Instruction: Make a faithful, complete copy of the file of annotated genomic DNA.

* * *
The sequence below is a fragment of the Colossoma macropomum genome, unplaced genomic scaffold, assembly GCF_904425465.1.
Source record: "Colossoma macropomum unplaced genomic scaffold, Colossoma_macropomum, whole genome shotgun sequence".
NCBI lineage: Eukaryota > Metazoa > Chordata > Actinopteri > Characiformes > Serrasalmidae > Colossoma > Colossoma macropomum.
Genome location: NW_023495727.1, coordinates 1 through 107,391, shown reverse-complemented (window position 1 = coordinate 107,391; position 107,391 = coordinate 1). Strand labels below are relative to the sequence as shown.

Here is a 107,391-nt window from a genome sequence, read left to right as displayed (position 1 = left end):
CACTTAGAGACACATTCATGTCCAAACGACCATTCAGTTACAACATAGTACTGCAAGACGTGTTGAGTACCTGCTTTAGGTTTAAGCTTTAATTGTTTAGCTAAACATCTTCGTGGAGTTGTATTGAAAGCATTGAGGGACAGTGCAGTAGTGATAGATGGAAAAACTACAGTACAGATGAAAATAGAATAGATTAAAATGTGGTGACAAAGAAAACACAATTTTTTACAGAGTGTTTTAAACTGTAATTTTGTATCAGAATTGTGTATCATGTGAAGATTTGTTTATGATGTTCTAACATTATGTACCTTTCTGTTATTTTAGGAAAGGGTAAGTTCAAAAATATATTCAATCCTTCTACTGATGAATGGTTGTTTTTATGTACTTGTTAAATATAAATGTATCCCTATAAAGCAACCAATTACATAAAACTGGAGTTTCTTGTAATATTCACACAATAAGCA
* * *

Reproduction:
The sequence below is a fragment of the Colossoma macropomum genome, unplaced genomic scaffold, assembly GCF_904425465.1.
Source record: "Colossoma macropomum unplaced genomic scaffold, Colossoma_macropomum, whole genome shotgun sequence".
NCBI lineage: Eukaryota > Metazoa > Chordata > Actinopteri > Characiformes > Serrasalmidae > Colossoma > Colossoma macropomum.
Genome location: NW_023495727.1, coordinates 1 through 107,391, shown reverse-complemented (window position 1 = coordinate 107,391; position 107,391 = coordinate 1). Strand labels below are relative to the sequence as shown.

Here is a 107,391-nt window from a genome sequence, read left to right as displayed (position 1 = left end):
CACTTAGAGACACATTCATGTCCAAACGACCATTCAGTTACAACATAGTACTGCAAGACGTGTTGAGTACCTGCTTTAGGTTTAAGCTTTAATTGTTTAGCTAAACATCTTCGTGGAGTTGTATTGAAAGCATTGAGGGACAGTGCAGTAGTGATAGATGGAAAAACTACAGTACAGATGAAAATAGAATAGATTAAAATGTGGTGACAAAGAAAACACAATTTTTTACAGAGTGTTTTAAACTGTAATTTTGTATCAGAATTGTGTATCATGTGAAGATTTGTTTATGATGTTCTAACATTATGTACCTTTCTGTTATTTTAGGAAAGGGTAAGTTCAAAAATATATTCAATCCTTCTACTGATGAATGGTTGTTTTTATGTACTTGTTAAATATAAATGTATCCCTATAAAGCAACCAATTACATAAAACTGGAGTTTCTTGTAATATTCACACAATAAGCA